What is 'Taxable Income'

Taxable income is the amount of income used to calculate how much tax an individual or a company owes to the government in a given tax year. It is generally described as gross income or adjusted gross income (which is minus any deductions or exemptions allowed in that tax year). Taxable income includes wages, salaries, bonuses and tips, as well as investment income and unearned income.

BREAKING DOWN 'Taxable Income'

Unearned income considered taxable income can include canceled debts, alimony payments, child support, government benefits such as unemployment benefits and disability payments, strike benefits and lottery payments. Taxable income also includes earnings generated from appreciated assets that have been sold or capitalized during the year and from dividends and interest income.

What Is Nontaxable Income?

The U.S. Internal Revenue Service (IRS) considers almost every type of income taxable, but a small number of income streams are considered nontaxable. For example, if you are a member of a religious organization who has taken a vow of poverty, and you work for an organization run by that order, and you turn your earnings over to the order, your income is nontaxable. Similarly, if you receive an employee achievement award, its value is not taxable as long as certain conditions are met. If someone dies and you receive a life insurance payment, that is nontaxable income as well.

Different tax agencies define taxable and nontaxable income differently. For example, while the IRS in the United States considers lottery winnings to be taxable income, the Canada Revenue Agency considers most lottery winnings and other unexpected one-time windfalls to be nontaxable.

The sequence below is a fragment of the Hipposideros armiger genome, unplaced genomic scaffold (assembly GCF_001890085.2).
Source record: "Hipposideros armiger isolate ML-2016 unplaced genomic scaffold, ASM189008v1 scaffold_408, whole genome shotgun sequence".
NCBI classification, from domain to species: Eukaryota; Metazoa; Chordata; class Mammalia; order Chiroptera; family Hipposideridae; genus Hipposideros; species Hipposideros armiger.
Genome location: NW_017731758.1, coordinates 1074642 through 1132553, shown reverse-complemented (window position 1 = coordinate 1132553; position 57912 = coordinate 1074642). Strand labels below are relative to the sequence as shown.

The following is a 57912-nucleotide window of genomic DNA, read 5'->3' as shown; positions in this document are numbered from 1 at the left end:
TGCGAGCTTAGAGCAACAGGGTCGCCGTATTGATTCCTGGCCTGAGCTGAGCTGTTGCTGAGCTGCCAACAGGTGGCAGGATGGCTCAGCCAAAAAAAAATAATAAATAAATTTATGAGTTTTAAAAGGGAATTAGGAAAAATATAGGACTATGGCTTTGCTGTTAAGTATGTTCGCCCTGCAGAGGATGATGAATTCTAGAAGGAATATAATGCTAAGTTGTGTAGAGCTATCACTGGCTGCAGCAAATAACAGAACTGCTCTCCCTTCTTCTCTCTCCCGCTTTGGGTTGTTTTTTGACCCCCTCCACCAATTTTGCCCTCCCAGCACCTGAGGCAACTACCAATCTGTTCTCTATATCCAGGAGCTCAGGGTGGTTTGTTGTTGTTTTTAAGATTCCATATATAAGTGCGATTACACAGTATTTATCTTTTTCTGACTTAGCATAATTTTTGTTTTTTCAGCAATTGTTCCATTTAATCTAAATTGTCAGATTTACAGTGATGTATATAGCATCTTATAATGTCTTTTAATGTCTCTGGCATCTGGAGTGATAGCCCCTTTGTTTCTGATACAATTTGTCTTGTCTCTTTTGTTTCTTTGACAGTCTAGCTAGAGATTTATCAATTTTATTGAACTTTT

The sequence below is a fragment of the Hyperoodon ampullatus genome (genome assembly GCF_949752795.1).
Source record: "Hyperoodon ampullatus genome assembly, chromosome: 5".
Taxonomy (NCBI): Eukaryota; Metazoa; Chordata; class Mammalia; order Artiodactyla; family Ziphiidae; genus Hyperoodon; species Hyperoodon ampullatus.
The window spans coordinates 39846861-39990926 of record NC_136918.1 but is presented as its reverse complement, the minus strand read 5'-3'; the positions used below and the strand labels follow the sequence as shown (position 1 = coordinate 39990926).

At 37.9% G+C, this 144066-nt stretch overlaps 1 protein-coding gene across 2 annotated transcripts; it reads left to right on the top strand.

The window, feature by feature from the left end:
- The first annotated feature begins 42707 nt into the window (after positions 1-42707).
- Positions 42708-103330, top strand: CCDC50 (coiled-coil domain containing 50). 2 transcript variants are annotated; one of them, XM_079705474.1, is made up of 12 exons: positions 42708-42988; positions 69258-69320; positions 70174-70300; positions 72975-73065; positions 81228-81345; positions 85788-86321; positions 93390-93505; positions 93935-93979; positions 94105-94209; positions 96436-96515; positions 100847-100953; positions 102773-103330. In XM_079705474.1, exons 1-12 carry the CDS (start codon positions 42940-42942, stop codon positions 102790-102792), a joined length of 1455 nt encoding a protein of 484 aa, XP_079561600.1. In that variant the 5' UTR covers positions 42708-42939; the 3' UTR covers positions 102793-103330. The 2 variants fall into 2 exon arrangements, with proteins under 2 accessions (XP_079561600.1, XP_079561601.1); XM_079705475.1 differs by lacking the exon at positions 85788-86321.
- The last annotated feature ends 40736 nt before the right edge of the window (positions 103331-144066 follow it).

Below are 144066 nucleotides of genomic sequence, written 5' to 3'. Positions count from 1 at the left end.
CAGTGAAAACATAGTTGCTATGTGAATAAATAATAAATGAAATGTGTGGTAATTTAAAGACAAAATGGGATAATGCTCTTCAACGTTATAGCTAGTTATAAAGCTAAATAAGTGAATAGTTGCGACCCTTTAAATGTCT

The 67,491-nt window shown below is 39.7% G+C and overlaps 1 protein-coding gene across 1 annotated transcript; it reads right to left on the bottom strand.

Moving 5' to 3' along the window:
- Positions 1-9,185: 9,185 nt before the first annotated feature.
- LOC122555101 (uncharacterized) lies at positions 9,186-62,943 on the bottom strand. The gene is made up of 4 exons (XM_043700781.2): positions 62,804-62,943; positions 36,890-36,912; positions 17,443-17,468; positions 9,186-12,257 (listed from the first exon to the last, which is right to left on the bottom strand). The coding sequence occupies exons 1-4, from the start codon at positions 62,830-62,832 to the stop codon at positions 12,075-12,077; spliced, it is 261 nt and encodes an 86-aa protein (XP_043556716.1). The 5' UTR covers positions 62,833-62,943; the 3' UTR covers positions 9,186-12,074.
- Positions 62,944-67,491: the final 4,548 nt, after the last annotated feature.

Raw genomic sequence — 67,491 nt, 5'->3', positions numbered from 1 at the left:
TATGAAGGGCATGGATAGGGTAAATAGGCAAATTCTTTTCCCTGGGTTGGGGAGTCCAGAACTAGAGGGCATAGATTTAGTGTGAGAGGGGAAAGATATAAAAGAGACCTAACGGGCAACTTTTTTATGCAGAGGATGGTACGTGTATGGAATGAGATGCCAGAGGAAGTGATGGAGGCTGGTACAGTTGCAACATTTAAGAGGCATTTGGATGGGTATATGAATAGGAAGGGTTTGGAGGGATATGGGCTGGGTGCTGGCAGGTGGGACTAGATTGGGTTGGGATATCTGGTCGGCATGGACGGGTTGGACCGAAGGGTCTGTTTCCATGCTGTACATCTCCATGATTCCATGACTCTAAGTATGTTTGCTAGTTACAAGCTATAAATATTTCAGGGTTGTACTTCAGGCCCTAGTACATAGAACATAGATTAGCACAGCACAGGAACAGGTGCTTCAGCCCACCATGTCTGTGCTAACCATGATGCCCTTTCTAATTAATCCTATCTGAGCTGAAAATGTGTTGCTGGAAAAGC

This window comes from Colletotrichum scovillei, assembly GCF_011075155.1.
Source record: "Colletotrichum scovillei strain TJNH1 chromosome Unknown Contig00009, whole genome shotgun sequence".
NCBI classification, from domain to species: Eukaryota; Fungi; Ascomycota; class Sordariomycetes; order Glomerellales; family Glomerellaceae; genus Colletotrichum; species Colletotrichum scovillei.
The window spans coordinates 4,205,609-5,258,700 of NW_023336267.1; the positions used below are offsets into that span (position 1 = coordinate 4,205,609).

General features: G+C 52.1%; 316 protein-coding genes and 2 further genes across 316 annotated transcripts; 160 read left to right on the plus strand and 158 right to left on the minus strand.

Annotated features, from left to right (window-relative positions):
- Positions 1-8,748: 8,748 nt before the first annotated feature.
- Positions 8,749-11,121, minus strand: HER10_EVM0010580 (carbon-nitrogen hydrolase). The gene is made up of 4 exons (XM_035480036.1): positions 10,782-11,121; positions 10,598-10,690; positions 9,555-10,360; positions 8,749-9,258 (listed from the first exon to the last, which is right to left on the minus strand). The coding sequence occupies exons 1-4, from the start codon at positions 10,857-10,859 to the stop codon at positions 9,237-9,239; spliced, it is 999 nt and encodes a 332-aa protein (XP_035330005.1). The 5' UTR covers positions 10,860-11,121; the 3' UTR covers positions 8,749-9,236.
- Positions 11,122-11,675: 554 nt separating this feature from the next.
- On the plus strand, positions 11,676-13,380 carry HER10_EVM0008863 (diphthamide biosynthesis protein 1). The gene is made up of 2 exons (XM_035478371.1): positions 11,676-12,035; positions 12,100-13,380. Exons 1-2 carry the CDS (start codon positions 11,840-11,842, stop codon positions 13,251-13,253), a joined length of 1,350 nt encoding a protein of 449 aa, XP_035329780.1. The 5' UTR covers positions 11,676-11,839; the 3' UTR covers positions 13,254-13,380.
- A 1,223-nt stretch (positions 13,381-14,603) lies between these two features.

Which Deductions Affect Taxable Income?

In the United States, the IRS offers tax filers the option to claim the standard deduction or a list of itemized deductions. Itemized deductions include contributions to individual retirement accounts (IRAs), interest paid on mortgages, some medical expenses and a range of other expenses. The standard deduction is a set amount each tax filer can claim if he doesn't have enough itemized deductions to claim. For 2017, individual tax filers can claim a $6,350 standard deduction. That amount jumps to $12,000 for 2018, but is set to expire at the end of 2025. (The figures for married filing jointly are $12,700 for 20017 and $24,000 from 2018-2025.) 

When businesses file their taxes, they do not report their revenue as income. Rather, they subtract their business expenses from their revenue to calculate their business income. Then, they subtract deductions to calculate their taxable income.

RELATED TERMS
  1. Above The Line Deduction

    An above the line deduction is an item that is subtracted from ...
  2. Interest Deduction

    Interest deduction causes a reduction in taxable income or revenues ...
  3. Deductible

    For taxes, a deductible is the expenses subtracted from adjusted ...
  4. IRS Publication 525 - Taxable And ...

    Publication 525 is a document published by the IRS detailing ...
  5. After-Tax Income

    After-tax income is the net income after all federal, state, ...
  6. IRS Publication 554